Over the last few months, the U.S. government has been trying to convince the public that a pandemic is coming and that they must prepare for it. The President has repeatedly said that the government is ready to deal with the threat of a flu pandemic, but so far little has been done to prepare the country for an outbreak of such magnitude.

The New York Stock Exchange Board of Directors were grilled yesterday by the United States Senate’s Banking Committee, and the overwhelming majority of the world’s financial executives who testified were worried about the country’s ability to cope with a pandemic.

WASHINGTON – The heads of six major U.S. banks will testify before Congress, where they will face conflicting pressures from Democrats calling for action on racial disparities in lending and Republicans arguing that banks should avoid taking a stand on social issues.

During the two-day hearing, which began Wednesday, executives from the company, including

JPMorgan Chase

JPM 0.38

& Co. Jamie Dimon,

Citigroup Inc.

C 0.36%

Jane Frazier.

и

Wells Fargo

WFC 0.80

& Co.

Charles Scharf.

painted a positive picture of the industry, which they said has helped the economy recover from the recession caused by the pandemic, according to their prepared remarks.

The Democrats, led by

Senator Sherrod Brown

of Ohio and

MP Maxine Waters

in California want to pressure CEOs to commit to supporting minority communities, including by investing in small financial firms, such as minority depository institutions.

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The pandemic has exposed a number of vulnerabilities in the economy and financial system, including pervasive racial inequality, unequal access to traditional banking products and services, and unmitigated systemic risks that threaten U.S. financial stability, Waters’ team wrote Monday in a memo to the committee.

Republicans should ask the banks if they are going too far in their proclaimed support of shareholder capitalism. Dimon led a group of executives who said in 2019, business solutions must take into account all stakeholders – employees, customers and society as a whole.

While the financial system has proven remarkably resilient, I fear that increased political pressure will distort the distribution of credit, jeopardizing our continued prosperity and undermining public policymaking in America, Senator Pat Toomey of Pennsylvania, the top Republican on the Senate Banking Committee, said in a statement Tuesday.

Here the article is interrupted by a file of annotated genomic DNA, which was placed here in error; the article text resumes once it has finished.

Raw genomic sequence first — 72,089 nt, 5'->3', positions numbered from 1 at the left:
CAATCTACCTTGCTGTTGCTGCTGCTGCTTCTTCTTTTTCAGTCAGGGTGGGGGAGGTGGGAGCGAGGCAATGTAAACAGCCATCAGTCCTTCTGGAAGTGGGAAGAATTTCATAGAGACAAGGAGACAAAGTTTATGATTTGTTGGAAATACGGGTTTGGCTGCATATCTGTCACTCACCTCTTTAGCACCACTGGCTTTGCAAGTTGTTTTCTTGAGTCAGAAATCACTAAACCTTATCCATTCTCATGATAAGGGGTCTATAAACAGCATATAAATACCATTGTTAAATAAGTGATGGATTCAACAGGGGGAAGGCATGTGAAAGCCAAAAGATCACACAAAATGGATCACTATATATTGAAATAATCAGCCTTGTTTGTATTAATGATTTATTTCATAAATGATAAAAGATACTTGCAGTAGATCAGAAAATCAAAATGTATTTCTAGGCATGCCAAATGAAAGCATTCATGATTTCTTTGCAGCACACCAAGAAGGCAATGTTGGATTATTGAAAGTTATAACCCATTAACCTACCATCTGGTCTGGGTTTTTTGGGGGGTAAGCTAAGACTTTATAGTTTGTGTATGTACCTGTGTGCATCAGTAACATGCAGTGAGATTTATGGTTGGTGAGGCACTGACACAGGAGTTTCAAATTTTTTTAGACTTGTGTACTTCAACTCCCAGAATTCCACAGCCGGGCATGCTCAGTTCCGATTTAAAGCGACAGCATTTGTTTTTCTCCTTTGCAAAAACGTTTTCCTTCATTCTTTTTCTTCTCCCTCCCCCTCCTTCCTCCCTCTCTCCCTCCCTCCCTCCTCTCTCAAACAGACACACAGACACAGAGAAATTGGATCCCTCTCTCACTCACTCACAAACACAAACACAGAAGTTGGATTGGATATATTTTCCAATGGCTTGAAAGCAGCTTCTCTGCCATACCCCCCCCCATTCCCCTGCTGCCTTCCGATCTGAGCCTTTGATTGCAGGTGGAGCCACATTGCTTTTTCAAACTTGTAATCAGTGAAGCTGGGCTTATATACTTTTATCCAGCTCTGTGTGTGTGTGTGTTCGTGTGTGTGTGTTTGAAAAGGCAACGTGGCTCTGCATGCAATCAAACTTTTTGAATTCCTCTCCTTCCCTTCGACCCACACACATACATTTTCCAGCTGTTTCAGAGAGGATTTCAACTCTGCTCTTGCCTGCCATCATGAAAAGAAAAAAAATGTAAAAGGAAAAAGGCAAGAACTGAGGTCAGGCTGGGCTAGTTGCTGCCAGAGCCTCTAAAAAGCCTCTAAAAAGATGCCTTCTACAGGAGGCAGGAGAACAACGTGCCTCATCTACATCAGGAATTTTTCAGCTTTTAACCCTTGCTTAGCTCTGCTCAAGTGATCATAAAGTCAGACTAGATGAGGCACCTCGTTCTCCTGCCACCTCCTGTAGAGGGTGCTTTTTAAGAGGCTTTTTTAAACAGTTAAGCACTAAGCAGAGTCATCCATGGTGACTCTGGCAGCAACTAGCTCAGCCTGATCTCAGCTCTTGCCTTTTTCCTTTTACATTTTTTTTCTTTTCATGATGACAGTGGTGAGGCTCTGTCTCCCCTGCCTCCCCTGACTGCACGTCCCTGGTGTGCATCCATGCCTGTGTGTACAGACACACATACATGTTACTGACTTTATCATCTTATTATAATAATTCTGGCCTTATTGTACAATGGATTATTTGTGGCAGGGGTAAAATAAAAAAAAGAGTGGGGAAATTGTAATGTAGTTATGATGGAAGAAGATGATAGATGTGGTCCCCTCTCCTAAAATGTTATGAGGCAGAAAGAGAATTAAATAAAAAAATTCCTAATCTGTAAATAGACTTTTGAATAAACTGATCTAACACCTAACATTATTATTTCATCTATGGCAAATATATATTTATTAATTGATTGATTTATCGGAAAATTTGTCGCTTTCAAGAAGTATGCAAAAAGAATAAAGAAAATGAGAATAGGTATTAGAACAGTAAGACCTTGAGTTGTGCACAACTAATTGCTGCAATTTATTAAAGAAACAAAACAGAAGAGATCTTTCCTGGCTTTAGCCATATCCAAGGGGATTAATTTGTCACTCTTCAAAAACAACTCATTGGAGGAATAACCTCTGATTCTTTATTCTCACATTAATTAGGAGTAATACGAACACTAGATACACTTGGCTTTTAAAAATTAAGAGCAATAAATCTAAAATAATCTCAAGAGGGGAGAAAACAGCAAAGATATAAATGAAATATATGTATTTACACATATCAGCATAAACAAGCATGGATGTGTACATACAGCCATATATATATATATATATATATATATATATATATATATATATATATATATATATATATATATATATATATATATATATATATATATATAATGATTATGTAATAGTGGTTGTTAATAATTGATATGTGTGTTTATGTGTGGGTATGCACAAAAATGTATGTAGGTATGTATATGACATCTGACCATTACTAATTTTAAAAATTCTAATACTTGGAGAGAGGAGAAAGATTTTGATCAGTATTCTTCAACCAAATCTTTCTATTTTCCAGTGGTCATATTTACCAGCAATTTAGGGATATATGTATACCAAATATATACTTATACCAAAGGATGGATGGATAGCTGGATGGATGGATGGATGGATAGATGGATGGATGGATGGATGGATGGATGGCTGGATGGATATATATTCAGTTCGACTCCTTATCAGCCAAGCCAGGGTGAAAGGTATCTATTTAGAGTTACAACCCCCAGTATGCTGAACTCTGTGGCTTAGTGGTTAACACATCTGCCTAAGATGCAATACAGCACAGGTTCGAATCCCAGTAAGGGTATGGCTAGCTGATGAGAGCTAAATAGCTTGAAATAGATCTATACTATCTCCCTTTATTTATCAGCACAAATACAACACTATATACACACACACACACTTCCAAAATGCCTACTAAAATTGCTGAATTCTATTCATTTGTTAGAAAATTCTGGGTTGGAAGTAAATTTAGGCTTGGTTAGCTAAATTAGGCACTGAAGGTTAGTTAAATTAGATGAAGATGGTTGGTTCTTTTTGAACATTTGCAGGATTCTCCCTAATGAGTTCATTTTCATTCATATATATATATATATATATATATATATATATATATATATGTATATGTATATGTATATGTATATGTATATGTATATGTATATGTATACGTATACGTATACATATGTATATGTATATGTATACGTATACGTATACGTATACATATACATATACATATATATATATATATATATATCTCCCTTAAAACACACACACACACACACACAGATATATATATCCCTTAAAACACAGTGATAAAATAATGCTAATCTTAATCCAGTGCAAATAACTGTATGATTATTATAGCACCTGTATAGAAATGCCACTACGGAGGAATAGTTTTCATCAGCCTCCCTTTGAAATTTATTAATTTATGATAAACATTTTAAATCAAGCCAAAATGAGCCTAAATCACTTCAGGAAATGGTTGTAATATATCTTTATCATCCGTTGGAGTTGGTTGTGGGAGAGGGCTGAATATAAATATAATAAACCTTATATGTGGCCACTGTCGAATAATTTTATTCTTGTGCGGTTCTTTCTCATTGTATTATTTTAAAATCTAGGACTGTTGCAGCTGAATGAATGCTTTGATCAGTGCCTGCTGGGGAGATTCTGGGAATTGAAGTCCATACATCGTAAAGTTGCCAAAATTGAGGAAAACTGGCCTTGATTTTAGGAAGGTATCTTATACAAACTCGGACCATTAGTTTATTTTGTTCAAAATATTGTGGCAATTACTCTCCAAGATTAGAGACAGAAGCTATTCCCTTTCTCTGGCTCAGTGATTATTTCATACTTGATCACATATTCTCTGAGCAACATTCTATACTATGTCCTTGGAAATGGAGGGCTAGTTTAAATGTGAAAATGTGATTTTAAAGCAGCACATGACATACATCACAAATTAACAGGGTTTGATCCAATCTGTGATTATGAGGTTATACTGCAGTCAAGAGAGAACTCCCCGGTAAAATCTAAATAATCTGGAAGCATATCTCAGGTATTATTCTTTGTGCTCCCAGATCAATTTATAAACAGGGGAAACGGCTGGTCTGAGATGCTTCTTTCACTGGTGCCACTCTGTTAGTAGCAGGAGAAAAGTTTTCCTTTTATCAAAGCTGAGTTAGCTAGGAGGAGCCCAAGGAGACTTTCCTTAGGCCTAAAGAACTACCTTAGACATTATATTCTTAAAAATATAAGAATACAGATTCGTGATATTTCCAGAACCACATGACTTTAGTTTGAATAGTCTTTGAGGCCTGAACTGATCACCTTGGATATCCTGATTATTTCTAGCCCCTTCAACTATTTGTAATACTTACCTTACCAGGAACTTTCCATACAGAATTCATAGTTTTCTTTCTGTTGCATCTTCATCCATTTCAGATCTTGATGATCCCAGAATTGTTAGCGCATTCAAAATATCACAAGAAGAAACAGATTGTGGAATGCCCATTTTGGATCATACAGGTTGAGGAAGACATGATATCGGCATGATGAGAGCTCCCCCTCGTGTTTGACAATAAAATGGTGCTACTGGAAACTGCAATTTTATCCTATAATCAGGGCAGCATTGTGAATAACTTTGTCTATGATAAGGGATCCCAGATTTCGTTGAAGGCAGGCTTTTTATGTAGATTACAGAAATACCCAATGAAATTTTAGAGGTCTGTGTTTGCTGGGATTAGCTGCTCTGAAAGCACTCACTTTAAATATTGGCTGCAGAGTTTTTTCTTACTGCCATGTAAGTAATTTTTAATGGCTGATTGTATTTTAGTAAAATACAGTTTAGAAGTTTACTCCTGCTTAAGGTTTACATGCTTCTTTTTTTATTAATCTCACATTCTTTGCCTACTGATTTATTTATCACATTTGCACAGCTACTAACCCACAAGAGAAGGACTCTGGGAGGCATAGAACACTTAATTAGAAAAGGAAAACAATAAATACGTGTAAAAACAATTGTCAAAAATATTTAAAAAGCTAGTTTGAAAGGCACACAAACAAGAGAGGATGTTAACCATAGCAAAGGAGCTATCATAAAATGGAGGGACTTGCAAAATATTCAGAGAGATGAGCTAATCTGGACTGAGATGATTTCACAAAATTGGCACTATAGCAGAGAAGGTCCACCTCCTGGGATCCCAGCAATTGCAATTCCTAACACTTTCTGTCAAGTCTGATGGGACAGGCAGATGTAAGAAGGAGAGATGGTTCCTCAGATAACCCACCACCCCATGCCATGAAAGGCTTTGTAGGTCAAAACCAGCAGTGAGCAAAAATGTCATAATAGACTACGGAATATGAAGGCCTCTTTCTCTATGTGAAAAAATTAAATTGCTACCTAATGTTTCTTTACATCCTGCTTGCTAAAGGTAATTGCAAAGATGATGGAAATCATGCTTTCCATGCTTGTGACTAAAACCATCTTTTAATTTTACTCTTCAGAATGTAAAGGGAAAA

Citigroup CEO Jane Fraser addressed lawmakers Wednesday in a virtual hearing.

Photo:

U.S. Senate Committee on Banking, Housing and Urban Development

The hearing is the first joint appearance by major bank executives before U.S. lawmakers in two years. The directors gave testimony Wednesday at a virtual hearing hosted by Brown, and will testify Thursday before the House Financial Services Committee, chaired by Waters.

The hearing comes after Wall Street reported impressive first quarter results. JPMorgan posted a record quarterly profit, helped by record equity trading earnings. Wells Fargo reported its best quarterly results in corporate and investment banking.

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Profits are rising, stock prices have skyrocketed, your own pay has reached incredible heights, but employees are getting a smaller and smaller share of the wealth they create….. and are working harder than ever, Brown said in a prepared statement.

Since the financial crisis of 2008, the CEOs of the big banks have become lightning rods for the anger and misery caused by millions of foreclosures, rising unemployment and a deepening recession. Today the populist anger against business has subsided and the banking sector says it is contributing to the economic recovery.

Banks were part of the solution to avert the economic consequences of the global pandemic, and now we must continue to work together to ensure a fair and equitable recovery, Scharf said in a prepared statement.

Banks say they played a key role in keeping businesses and consumers afloat during the pandemic. By the end of May, they had helped provide nearly $796 billion in loans through the federal payroll protection program, allowing many small businesses to pay their employees and cover rent and other expenses.

Banks must continue to work together to ensure a fair and equitable recovery from the pandemic, Wells Fargo CEO Charles Scharf said in a statement.

Photo:

U.S. Senate Committee on Banking, Housing and Urban Development

However, some of the larger banks have restricted lending to existing clients or clients who have borrowed before. Smaller banks accounted for most of the deficit. According to the Federal Deposit Insurance Corporation, they made 28% of PPP loans, compared to only about 12% of industry assets in 2020.

Overall, loans grew by 3.3 percent in 2020, the slowest annual growth rate since 2013, according to the…

Jason Goldberg,

a bank analyst at Barclays. Excluding about $407 billion in PPP loans last year, lending fell 0.6 percent in 2020, the first decline since 2009, when the 18-month recession ended.

Last spring, as some lenders prepared for a severe recession, banks significantly tightened their lending standards. Terms and conditions on credit cards, car loans and mortgages remain stricter than before the pandemic.

Demand has also fallen. Government borrowing and historically low interest rates have allowed companies to obtain liquidity at a lower cost, reducing their dependence on bank loans.

Write to Andrew Ackerman at [email protected] and Orla McCaffrey at [email protected]

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